Sleep, let’s all just agree, is nature’s finest supplement. It aids recovery, prompts growth hormone circulation, improves protein synthesis and restores bones, organs and immune cells. I mostly hate it when people say ‘If you don’t do [X] you’re wasting your time in the gym’ – usually, it’s nonsense – but in the case of getting adequate sleep, it’s almost true.
I’ve talked before about how to sleep better generally. Here, I’d like to talk about one specific (and lesser-known) practice that’s helped me sleep better.
So: sometimes, I wake up in the night and silently freak out. Apparently, this isn’t uncommon. Reasons vary: sometimes I’ll worry about the future of the industry I work in, other times I panic about whether the whole economy is a dying mess and I’ll have to work until I’m 80, doing whatever the 2050 equivalent of helping furious shoppers with the self-checkout is. Occasionally my subconscious gets really fixated on something like Gulf Stream Reversal or the possibility of a China/Japan incident over the Senkaku island or how superintelligent AI could accidentally make us all into jam, but that’s less common. Rational/irrational: it varies. The main thing is, it stops me from sleeping. And it isn’t productive.
Fortunately, Professor Steve Peters, consultant to cycling’s Team Sky and the English rugby team, knows how to fix this. He suggests thinking of the brain as three separate parts:
The Human: The frontal lobe, which is responsible for rational decision-making and logic. It’s the part that wants you to be happy and content. The ‘real’ you, if you want.
The Computer: The parietal system, spread throughout the brain, which stores values, beliefs and behaviours, and acts incredibly quickly, with basically no conscious input. It just runs the programmes it’s got.
The Chimp: The limbic system, which offers emotional responses to situations – which can be positive or negative – and is usually the one for anxiety, fear or despair.
Professor Peters’ entire book is excellent, and deals with much more than sleeping well, and you should read it as soon as possible. But for the purpose of this article, I think the most important points are these:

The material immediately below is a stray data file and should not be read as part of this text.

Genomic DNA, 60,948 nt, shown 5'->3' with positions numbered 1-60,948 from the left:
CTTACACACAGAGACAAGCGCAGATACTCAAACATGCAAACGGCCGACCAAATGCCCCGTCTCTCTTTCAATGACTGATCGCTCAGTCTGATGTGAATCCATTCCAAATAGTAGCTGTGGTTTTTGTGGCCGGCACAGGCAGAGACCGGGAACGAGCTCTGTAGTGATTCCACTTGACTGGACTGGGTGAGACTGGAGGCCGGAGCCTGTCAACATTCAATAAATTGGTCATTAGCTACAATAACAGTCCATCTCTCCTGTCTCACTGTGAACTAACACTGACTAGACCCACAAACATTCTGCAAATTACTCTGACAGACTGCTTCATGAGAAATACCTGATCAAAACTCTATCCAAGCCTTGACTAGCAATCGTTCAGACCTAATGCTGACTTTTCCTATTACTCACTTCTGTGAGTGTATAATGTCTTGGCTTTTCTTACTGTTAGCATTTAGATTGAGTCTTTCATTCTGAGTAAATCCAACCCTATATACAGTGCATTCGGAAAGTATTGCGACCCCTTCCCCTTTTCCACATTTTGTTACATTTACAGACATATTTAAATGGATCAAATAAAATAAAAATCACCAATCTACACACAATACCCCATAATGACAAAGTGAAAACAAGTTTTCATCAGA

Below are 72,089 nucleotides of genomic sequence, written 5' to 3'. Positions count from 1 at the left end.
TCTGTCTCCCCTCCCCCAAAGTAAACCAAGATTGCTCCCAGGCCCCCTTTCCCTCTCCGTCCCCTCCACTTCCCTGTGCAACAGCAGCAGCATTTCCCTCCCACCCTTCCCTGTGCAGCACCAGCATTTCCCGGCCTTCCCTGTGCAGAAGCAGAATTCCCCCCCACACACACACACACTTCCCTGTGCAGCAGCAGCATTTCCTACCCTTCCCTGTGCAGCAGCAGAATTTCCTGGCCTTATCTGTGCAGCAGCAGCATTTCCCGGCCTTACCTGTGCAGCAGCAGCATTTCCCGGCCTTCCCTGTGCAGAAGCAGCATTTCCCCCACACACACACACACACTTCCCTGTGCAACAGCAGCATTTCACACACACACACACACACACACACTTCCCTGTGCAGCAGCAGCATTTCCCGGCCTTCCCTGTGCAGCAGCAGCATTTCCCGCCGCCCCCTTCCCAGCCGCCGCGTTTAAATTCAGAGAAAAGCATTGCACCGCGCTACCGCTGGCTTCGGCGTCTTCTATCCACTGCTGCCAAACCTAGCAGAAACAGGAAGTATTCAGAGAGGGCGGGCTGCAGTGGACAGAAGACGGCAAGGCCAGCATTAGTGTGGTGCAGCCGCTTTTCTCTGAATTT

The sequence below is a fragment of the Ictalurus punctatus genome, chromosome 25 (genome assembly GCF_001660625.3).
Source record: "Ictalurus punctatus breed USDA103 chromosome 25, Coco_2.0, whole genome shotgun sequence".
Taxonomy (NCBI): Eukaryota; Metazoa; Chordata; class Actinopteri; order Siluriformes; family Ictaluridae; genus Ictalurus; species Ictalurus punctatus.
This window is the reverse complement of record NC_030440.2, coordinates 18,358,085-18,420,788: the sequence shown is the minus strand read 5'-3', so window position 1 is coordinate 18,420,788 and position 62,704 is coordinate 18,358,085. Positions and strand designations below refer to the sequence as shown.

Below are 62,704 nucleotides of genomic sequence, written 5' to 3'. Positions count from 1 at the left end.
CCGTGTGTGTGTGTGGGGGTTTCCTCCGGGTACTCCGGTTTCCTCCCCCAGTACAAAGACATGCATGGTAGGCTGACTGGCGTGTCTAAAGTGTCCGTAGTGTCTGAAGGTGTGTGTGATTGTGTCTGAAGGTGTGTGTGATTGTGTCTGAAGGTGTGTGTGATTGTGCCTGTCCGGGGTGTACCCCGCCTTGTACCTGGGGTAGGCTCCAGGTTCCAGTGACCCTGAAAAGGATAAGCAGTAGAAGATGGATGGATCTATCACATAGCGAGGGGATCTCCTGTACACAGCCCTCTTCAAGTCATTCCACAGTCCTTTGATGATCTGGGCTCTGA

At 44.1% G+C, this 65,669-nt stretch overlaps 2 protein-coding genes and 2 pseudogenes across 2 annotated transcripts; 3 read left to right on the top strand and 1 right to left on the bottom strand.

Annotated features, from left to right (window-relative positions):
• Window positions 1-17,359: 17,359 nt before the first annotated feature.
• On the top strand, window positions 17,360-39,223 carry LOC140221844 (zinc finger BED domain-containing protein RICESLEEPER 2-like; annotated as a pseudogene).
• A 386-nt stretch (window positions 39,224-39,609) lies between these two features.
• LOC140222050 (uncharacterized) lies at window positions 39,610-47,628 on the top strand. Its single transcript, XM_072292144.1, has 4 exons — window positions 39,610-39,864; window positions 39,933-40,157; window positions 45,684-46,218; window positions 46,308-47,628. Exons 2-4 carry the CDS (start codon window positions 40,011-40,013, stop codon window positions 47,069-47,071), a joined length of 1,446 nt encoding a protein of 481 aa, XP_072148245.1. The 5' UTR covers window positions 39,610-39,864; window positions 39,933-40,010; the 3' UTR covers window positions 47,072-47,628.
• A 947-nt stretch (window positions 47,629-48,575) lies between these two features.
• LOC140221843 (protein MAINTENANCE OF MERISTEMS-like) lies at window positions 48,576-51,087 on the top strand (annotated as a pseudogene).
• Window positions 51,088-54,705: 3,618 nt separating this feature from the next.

The chimp is stronger than you.
The chimp is not good or bad. It is JUST A CHIMP.
How does this relate to waking up in the middle of the night and freaking out? Well, here is how I now visualise the conversations I used to have with my inner chimp:
Chimp: Hey buddy. Buddy? Wake up. Ook.
Me: (drooling into pillow) …whuh?
Chimp: Listen, I’ve been thinking: you know they’re making robots that can write news stories right now, right? And there are all these kids out there willing to work for free, and…
Me: Wait, what the fuck? Why have you woken me up to talk about this?
Chimp: Dude, you need to…
Me: No, seriously, shut up. It’s 2AM. I have to work in the morning.
Chimp: Oh well I was trying to be nice, but since you’re being like this I guess I’ll just remind you that YOU PROBABLY AREN’T PAYING ENOUGH INTO YOUR PENSION AND YOU HAVE TO SOMEHOW KEEP PAYING A MORTGAGE FOR THE NEXT TWO DECADES. OOK! OOK! EEK!
[Chimp smashes symbols together, etc.]
Chimp: IT’S GOING TO BE A LONG NIGHT BUDDY.
Okay. Peters suggests that, at this stage, rather than dismissing the chimp’s concerns – remember, you aren’t stronger than him, and he can’t just be ignored – you accept them as valid, because after all it is not really a chimp but your own limbic system freaking out about things that it thinks are important. And the funny thing is, this works. You cannot tell the chimp to shut up: you can reason with the chimp. Here’s how that goes (in my mind).
Chimp: Hey bro? Bro? Can we talk?
Me: (splayed across bed like a starfish) …whuh?
Chimp: Listen, I’ve been worrying about work again. I read one of those robot news stories, and it’s really good. It had jokes.
Me: Huh. Interesting. Okay man, well, if you’re concerned about this we should talk about it.
Me: Of course! I mean, listen, there are no positive actions I can take right now, because it’s the middle of the night. Also, it would really help me out to get some sleep. But seriously, if this still feels like a problem to you in the morning, then there are definitely steps we can take to address it.
Chimp: Oh. Thanks, bro. Hrrn. Ook.
Me: No problem, little guy. I’m going back to sleep now, okay?
Now, this is an abbreviated form of the conversation, and I don’t know why my inner chimp talks like Channing Tatum in a bromantic comedy. Also, perhaps I am crazy. But I’ll tell you what: I sleep like I’ve been tranquilised with an elephant gun. So, to review: when you wake up and freak out:
- Acknowledge the chimp’s concerns.
- Tell the chimp that now is not the time.
- Reassure the chimp that, if he’s still anxious in the morning, you’ll get right on it.
- Sleep (and grow ripped).
Boom. Professor Peters, I hope, would be proud. Does this work for you? Does something else? Let me know in the comments. Ooook.